High Court: MTNL can't levy service tax on bill after discount
January, 05th 2011
The Bombay high court has significantly ruled that Mahanagar Telephone Nigam Limited (MTNL) cannot charge service tax after deducting discount from the bi-monthly rental bill under its Own Your Telephone (OYT) scheme.
According to petitioner Sanjay Kothari, under the scheme he paid an advance lump sum of Rs5,000 and was entitled to a reduction of Rs40 on the bi-monthly bill for 20 years. He said that the bi-monthly rental is Rs340, and under the Finance Act, 1994 five per cent service tax is chargeable on the gross bill. His advocate argued that while Kothari is liable to pay service tax of Rs17 on a rental of Rs340, MTNL is charging service tax of Rs19, taking the rental as Rs380. He urged for a refund of the excess service tax taken from him.
MTNL submitted that Kotharis bi-monthly rental is Rs380 and Rs40 is given as a rebate because he made an initial deposit of Rs5,000. And as he enjoys this concession of Rs40, MTNL is entitled to claim service tax on Rs380.
The division bench of justice DK Deshmukh and justice ND Deshpande in their December 21, 2010 order said the whole debate is whether the amount of Rs5,000, which was paid by the petitioner at the time of taking the connection, is a deposit or payment. The judges said if it is to be treated as a deposit then the concession of Rs40 will have to be taken into consideration while calculating the total rental payable by Kothari.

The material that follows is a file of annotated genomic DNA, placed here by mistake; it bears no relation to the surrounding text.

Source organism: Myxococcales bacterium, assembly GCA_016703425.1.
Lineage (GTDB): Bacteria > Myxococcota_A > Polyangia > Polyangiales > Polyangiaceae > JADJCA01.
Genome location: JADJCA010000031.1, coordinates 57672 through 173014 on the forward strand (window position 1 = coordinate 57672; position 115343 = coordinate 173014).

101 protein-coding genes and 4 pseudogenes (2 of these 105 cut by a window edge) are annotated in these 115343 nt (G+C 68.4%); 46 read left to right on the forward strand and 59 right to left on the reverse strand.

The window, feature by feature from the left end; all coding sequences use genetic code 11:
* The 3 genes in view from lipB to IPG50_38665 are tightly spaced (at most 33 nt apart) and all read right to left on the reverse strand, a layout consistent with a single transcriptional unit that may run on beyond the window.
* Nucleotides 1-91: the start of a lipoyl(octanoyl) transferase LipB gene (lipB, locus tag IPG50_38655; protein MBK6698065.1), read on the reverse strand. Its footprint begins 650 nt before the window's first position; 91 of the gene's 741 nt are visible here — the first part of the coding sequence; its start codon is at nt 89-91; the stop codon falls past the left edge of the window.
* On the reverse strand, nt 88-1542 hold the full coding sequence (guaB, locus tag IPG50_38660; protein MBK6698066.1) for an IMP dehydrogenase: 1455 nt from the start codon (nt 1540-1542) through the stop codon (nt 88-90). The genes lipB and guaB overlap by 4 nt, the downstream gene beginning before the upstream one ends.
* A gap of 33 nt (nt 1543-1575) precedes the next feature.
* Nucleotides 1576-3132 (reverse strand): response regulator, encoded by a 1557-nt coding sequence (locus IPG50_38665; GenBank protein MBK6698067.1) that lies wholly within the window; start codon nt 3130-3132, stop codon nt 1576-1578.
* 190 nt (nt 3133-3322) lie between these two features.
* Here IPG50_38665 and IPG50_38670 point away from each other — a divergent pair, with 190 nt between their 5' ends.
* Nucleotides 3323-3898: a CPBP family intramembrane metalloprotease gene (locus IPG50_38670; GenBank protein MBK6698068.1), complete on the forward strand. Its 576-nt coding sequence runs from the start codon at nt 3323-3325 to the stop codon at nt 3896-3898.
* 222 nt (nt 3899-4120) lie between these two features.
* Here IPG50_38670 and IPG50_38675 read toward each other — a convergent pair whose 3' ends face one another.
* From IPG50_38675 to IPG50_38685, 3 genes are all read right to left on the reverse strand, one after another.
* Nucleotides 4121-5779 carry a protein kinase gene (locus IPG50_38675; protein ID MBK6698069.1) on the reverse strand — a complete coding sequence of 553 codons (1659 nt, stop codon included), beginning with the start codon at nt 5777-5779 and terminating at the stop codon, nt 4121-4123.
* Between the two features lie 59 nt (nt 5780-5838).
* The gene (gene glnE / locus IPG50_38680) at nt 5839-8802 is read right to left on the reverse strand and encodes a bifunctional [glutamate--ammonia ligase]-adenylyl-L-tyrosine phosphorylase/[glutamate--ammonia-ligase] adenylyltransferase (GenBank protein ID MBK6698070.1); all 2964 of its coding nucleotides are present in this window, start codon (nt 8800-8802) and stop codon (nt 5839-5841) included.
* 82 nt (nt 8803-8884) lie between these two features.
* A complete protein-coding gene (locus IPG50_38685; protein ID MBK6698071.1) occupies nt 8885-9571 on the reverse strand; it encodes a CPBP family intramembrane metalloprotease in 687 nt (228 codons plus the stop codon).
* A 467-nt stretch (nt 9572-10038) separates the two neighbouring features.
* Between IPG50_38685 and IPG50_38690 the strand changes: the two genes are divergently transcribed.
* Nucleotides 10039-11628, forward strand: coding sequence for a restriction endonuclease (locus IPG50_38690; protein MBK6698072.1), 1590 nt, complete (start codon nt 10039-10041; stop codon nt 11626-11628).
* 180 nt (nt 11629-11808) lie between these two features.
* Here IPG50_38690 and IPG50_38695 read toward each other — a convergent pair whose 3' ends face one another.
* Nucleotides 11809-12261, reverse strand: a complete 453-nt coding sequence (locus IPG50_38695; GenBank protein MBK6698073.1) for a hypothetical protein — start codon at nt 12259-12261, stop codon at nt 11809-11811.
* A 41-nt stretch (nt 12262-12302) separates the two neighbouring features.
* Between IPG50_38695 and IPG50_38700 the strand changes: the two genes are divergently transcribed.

On the other hand, if it is to be treated as payment, Rs340 will be taken as the total rental payable by Kothari.
The judges noted that perusal of the scheme shows that the subscriber does not make any deposit. He pays an initial lump sum towards the rentals and hence he is allowed reduction in the annual rentals for a specified period. It is thus clear that the initial payment made by the subscriber is not a deposit. It is a payment of rentals which entitles him to specified reduction in the annual rentals for a specified period, the judges wrote. They concluded that Kothari is right in contending that for the purpose of charging service tax, Rs340 is the amount of bi-monthly rentals and not Rs380.